High on CELS

potI’ve returned from CELS, which was a terrific conference.  Incredibly substantive and well-run.  As promised, here are a few reactions:

Best paper I saw: Amanda Geller and Jeffrey Fagan, Doubling Down on Pot: Marijuana, Race and the New Disorder in New York City Street Policing.  The original title was better: Pot as Pretext.  The idea is that if you look at the  surge of pot related arrests in NYC, a pattern emerges: using pot misdemeanors as a method of social control, with strong racial undertones.  The paper offers another perspective on the optimism expressed by many that legalization is around the corner, in turn prompted by polling data about its popularity.  To the extent that mere pot possession is now an important tool in order maintenance policing, the costs and benefits of its legalization seem different.  Indeed, the surprise of the paper is how well pot works as a method to get guns off the streets and out of the hands of felons (Volokh Conspirators’ perfect storm of bad outcomes).  Plus, Geller/Fagan’s data visualization is amazing (though the best stuff, with maps, is not in the paper).  Well worth reading, especially if you, like me, didn’t know that this was happening.

Runner Up: Yannis Bakos, Florencia Marotta-Wurgler and David Trossen, Does Anyone Read the Fine Print? Testing a Law and Economics Approach to Standard Form Contracting.  Remarkable dataset of 90,000 visitors to software sites, assembled by one of those firms that installs tracking software on your computer in return for compensation. The research question is how often to people read EULAs before entering transactions. It’s my sense that the results (almost never) give a huge, though expected, boost to the ALI Software Principles.  Consider it in tandem with Zev Eigen’s work on adhesion contracts, and the outlines of a research program are clear.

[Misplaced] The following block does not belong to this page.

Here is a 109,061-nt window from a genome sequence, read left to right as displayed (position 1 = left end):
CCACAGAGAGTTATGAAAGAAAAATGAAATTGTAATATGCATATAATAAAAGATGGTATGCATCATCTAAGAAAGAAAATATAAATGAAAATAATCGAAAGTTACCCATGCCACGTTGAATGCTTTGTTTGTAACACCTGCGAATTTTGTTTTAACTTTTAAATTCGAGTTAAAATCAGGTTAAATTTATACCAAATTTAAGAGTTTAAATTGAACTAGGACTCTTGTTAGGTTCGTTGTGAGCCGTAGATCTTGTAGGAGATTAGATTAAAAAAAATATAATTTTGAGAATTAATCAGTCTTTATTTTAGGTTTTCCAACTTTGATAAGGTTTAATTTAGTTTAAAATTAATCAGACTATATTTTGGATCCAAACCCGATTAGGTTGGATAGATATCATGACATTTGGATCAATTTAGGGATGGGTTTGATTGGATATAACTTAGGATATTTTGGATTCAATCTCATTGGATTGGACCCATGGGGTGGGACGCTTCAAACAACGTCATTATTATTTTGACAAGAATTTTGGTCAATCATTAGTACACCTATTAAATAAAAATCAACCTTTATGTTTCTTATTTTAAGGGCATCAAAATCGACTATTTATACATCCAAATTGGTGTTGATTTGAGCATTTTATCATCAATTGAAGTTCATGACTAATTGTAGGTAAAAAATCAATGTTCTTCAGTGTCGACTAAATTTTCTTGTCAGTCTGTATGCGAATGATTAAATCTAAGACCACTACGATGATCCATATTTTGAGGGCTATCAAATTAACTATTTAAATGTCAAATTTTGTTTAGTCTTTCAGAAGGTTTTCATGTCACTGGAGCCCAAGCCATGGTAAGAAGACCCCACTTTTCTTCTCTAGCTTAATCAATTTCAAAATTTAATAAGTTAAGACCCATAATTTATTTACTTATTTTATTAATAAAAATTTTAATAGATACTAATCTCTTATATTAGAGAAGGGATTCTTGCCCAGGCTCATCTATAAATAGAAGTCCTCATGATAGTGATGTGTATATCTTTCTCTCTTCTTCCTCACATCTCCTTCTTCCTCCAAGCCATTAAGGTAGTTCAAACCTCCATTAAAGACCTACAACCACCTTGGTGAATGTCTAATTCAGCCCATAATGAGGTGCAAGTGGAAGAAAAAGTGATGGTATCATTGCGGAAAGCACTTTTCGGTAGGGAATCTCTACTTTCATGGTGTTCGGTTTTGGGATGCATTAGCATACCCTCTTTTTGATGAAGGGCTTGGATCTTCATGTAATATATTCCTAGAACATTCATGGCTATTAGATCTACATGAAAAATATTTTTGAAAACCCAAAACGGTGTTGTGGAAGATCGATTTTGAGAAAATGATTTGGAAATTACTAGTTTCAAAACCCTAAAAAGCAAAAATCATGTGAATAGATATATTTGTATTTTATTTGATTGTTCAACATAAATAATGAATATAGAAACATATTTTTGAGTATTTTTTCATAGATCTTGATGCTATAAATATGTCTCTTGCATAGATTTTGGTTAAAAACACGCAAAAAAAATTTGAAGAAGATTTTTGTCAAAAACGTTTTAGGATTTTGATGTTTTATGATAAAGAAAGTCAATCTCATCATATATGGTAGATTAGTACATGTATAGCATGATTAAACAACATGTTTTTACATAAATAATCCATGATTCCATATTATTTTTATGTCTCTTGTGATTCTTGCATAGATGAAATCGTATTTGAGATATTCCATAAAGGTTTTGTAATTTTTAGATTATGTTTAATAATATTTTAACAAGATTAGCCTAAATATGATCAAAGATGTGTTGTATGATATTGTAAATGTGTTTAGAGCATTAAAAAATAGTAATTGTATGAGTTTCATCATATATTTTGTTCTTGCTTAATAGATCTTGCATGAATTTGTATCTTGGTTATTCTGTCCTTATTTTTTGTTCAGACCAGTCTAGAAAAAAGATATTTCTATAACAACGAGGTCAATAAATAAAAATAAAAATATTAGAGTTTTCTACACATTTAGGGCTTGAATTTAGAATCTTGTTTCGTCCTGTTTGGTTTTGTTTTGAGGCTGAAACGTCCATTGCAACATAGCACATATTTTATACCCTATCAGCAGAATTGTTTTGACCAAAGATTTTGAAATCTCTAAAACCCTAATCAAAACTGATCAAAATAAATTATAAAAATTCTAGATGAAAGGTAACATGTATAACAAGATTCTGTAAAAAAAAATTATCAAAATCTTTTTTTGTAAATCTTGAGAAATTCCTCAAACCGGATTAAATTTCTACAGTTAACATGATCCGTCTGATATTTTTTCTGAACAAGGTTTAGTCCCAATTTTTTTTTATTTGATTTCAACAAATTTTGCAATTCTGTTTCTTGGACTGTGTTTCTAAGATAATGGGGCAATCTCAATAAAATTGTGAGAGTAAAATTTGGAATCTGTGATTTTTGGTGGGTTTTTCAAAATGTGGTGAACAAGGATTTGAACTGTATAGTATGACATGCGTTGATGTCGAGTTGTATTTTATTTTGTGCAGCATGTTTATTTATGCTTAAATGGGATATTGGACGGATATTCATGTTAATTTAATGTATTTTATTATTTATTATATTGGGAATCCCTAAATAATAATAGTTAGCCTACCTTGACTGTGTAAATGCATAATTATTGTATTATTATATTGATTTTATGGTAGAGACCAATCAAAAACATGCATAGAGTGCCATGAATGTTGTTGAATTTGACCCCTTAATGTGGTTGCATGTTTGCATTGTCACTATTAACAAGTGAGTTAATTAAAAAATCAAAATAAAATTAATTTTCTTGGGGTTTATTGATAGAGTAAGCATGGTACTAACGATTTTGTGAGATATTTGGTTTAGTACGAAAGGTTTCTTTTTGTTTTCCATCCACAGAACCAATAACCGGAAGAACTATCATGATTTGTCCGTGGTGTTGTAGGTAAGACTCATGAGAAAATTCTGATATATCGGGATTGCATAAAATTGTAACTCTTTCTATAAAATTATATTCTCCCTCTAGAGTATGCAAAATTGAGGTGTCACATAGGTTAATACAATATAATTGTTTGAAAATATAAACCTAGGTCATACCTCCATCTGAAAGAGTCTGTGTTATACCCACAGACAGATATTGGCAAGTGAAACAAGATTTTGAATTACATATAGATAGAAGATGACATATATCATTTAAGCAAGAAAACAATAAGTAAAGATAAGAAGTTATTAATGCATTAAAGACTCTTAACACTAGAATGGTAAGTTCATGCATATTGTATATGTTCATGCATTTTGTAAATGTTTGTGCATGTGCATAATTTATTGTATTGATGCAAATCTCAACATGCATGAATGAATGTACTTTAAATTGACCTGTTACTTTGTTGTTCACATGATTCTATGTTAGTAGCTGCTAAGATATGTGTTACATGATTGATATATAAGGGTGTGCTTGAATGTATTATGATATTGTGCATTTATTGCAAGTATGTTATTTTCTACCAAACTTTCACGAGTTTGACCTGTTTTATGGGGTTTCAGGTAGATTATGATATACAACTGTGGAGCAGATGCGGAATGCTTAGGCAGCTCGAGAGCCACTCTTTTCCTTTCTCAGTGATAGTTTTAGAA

Best paper I wish I’d seenShareholderism: Board Members’ Values and the Shareholder-Stakeholder Dilemma, by Amir Licht, Renee Adams and Lilach Sagiv.  They did an experimental survey on real board members, albiet from Sweden.  Basic findings: board members have unique and stable values about corporate governance that aren’t those of the general public.

Most Potential To Be Brought Up in a 2012 Presidential Debate:   The Economics of Rape: Will Victims Pay for Police Involvement, by Emily Owens and Jordan Matsudaira.  Just your classic little economics project analyzing how making victims pay for rape kits affects the likelihood of reporting a rape to the police.  The dataset?  Wasilla, Alaska, during Sarah Palin’s tenure as mayor.

Obvious Finding:  Police recruits are more likely that members of the public at large to think that mistaken acquitals are a worse problem than mistaken convictions.  (Logically, this can’t be true, as mistaken convictions mean that a criminal is walking free.)  Non-obvious findings from the paper: the modern racism scale predicts the likelihood of making a bad decision to shoot an unarmed but threatening stranger, but the IAT doesn’t.

Reaction to Suckers? I need a better set of anecdotes about suckers and contracts.

Reaction to Punishment Realism? If you like this, our torture results are going to knock your socks off.  Stay tuned!